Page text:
Ending months of speculation, First Data Corp. and Concord have agreed to merge in an all-stock deal, forming a $10 billion entity that's nationwide in scope and a major force in e-payments. Valued at $7 billion, the deal creates a powerhouse in EFT switching, online and offline debit, ATM terminal driving and card issuing services.
The deal holds advantages for both parties. In the POS sector, First Data adds Concord's 900,000 merchants-mainly gas stations, supermarkets and convenience stores-to its roster of 3 million merchants. In EFT switching, it gains Concord's Star network which, when combined with its NYCE network, creates a coast-to-coast debit network. It also gains Concord's 200,000-terminal ATM driving business.
For Concord, the deal enhances its ability to renegotiate contracts with major banks. Set to expire over the next 18 months, the contracts are critical to Concord's survival, said Dick Kiphart, chairman of Memphis, Tenn.-based Concord. "The uncertainty of these renewals has been a source of speculation. This partnership offers us a unique opportunity to retain these contracts."
Concord is counting on First Data's reputation to win banks over. "First Data is bank-centric, both in their card issuing business and particularly through their merchant bank alliances. These relationships, coupled with First Data's strong cash flow, will put us in position to renew these contracts," said Kiphart.
Instead of competing against each other, Star and NYCE will now work together to retain customer relationships. "There was some concern on Concord's part that these institutions would not renew, and either go to First Data or more likely bring the ATM driving and terminal switching back in house," said Jerry Silva, senior research analyst at TowerGroup.
First Data itself recently lost an important account when Bank One tapped TSYS to take over its credit card processing from First Data in 2004 (see BS&T, April 2003). Starting in 2006, Bank One will process its own transactions as a licensee of the TSYS processing application. In 2010, the bank will own the card processing technology outright.
A compelling reason for the First Data-Concord deal is the $230 million a year the companies expect to save on combined operations. "Whenever you look at a merger, one of the things you look at besides synergies is how much you can reduce your costs," Silva said. "How much more efficient can I be?"
In order to realize these savings, however, the companies will have to merge the technology operations in their data centers, something that First Data and NYCE are still working at a full 18 months after their merger, said Silva. "I don't think either of those have gotten to the point where they've finished digesting and realizing those savings."
Although the companies overlap in some areas, there are synergies, such as between First Data's strength in merchant processing and Concord's strengths in EFT switching and terminal driving.
"With the union of First Data and Concord, we will add the processing expertise and scale to the already significant presence we enjoy," said Kiphart.
"The deal leverages the strong presence of both First Data and Concord in the online debit space," said Charles Fote, chairman and CEO of Denver-based First Data.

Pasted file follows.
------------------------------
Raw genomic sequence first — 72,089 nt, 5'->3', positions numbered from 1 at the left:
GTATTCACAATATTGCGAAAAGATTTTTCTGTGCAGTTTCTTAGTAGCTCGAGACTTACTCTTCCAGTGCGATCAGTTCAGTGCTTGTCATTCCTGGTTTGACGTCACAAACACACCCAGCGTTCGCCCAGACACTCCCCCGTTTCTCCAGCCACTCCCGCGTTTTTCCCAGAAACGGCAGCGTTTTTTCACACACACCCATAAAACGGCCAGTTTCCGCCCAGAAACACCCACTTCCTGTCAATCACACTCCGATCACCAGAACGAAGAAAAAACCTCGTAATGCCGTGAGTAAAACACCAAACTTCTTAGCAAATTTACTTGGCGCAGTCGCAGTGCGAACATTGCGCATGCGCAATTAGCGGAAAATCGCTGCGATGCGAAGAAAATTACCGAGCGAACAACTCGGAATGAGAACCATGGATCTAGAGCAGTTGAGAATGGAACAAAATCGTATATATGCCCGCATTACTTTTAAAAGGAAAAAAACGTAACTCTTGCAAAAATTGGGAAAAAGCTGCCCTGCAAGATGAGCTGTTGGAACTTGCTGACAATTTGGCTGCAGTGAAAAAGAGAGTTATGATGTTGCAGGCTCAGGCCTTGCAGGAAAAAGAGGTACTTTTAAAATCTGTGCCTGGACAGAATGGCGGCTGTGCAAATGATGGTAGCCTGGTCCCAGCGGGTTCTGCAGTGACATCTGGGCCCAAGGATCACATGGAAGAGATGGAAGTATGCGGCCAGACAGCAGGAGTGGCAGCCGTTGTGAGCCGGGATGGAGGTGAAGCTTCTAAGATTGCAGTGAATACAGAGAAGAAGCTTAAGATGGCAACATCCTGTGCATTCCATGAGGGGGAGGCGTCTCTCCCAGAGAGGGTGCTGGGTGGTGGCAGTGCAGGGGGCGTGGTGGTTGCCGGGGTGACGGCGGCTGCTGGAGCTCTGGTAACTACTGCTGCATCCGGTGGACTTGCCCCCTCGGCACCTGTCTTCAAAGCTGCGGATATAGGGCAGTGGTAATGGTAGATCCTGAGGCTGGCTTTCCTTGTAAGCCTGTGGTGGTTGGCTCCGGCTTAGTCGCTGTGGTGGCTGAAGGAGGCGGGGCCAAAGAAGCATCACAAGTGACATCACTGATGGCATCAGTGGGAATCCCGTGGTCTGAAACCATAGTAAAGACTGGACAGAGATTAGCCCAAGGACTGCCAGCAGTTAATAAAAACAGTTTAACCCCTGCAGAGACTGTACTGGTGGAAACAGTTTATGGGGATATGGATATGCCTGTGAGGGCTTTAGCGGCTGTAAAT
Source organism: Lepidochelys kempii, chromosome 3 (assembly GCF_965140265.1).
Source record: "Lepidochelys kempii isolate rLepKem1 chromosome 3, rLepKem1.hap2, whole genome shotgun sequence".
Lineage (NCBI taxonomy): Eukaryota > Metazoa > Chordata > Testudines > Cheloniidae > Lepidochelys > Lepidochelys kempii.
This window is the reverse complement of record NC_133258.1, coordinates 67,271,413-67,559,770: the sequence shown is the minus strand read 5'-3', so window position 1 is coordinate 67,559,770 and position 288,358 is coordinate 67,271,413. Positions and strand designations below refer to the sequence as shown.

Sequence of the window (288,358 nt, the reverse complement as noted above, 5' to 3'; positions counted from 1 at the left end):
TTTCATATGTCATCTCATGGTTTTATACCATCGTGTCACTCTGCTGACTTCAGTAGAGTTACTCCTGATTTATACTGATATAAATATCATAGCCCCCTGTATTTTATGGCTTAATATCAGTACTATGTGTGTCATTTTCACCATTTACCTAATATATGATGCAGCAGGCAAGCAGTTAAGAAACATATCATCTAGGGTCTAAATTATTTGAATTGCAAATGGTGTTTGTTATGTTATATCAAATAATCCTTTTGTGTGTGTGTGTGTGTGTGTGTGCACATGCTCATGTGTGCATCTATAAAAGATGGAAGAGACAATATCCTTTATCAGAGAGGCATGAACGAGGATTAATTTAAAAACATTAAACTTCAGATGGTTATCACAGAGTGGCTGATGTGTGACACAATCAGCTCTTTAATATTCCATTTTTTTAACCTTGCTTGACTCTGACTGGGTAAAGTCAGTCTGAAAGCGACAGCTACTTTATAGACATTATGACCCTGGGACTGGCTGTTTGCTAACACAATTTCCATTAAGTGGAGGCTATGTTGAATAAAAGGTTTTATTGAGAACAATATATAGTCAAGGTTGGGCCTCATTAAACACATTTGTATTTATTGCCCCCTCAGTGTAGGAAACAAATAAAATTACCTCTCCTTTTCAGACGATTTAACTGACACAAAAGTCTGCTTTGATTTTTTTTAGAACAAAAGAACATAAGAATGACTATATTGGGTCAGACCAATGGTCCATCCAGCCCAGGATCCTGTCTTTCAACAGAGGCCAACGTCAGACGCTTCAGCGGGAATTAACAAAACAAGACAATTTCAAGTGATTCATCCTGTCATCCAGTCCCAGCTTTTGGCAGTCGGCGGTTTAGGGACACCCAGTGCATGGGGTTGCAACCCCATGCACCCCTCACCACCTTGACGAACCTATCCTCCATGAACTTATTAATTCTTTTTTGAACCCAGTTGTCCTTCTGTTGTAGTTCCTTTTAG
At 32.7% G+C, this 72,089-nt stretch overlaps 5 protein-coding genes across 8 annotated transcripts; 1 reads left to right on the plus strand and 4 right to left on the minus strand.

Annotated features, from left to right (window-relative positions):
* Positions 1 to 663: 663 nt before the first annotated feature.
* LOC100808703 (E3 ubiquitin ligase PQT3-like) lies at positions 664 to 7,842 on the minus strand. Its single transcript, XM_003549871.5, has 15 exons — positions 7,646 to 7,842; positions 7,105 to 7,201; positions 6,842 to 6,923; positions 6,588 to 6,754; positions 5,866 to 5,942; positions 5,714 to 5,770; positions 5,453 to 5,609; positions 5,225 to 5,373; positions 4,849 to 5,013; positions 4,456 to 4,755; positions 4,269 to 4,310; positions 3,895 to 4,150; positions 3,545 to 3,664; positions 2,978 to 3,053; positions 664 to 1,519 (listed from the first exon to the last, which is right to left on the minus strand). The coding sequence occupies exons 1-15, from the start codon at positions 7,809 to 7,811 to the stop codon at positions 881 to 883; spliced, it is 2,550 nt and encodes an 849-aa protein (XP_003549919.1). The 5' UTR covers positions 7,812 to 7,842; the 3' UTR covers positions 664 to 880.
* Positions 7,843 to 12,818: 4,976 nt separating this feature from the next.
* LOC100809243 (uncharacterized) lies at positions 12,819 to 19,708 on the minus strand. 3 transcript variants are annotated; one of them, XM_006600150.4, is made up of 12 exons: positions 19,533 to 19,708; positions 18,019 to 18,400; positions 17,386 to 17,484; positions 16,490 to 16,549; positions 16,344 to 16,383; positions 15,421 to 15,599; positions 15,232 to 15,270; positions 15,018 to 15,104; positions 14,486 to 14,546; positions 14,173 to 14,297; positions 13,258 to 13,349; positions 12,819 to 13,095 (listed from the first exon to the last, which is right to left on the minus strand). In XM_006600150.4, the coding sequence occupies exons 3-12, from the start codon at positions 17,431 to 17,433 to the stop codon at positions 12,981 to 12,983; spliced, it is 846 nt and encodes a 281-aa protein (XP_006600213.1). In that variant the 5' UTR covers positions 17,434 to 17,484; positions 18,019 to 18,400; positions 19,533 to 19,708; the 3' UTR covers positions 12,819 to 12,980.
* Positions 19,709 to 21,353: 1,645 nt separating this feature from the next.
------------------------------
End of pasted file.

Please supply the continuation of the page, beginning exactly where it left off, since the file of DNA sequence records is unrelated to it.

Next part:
One of the most important reasons for doing the transaction was the opportunity to provide universal authentication. By enabling all debit transactions, both online and offline, to be secured with a PIN, universal authentication makes it harder to steal another's identity or repudiate a legitimate transaction. Universal authentication can be performed both at the POS and online.
"Every transaction's going to be signed electronically. When you can electronically sign anything, including transactions at your home PC, the transaction has a better chance of sticking than in an offline signature-based mode," Fote said.
Doing away with signature verification would shift the burden of verifying transactions from the back office to the POS, giving First Data an opportunity to sell additional processing services. "When you electronically authenticate the transaction, you identify yourself and then the verification takes place in some database," Fote said. "The back room and the account relationship with the consumer are combined with the application at the POS."
The deal is unlikely to be affected by-nor have an affect on-First Data Net, a closed-loop network that provides a direct connection between issuing and acquiring banks. First Data Net is the subject of a lawsuit by Visa, which has accused First Data of trying to steer transactions away from its VisaNet system, in violation of bylaws requiring that authorization and settlement of Visa transactions be done over VisaNet.
In a countersuit, First Data has claimed it's merely "eliminating unnecessary detours in the payment process."
While the furor over First Data Net gets resolved in court, First Data is exploring other avenues for creating an end-to-end payments network. "We'll be moving transactions efficiently from point A to point B, and that's what First Data Net was all about," said Fote.
Noting that First Data plans to spend $1 billion buying back its own stock after the merger is completed, Fote was optimistic about the prospects for the merged company.
"Some estimates call for electronic payments to make up half of all payments by 2010, compared to 35 percent today. Both First Data and Concord benefit from the underlying consumer trends toward electronic payments."
KEY REASONS FOR DEAL
- Create national EFT network
- Annual savings of $230M
- Boost online debit at POS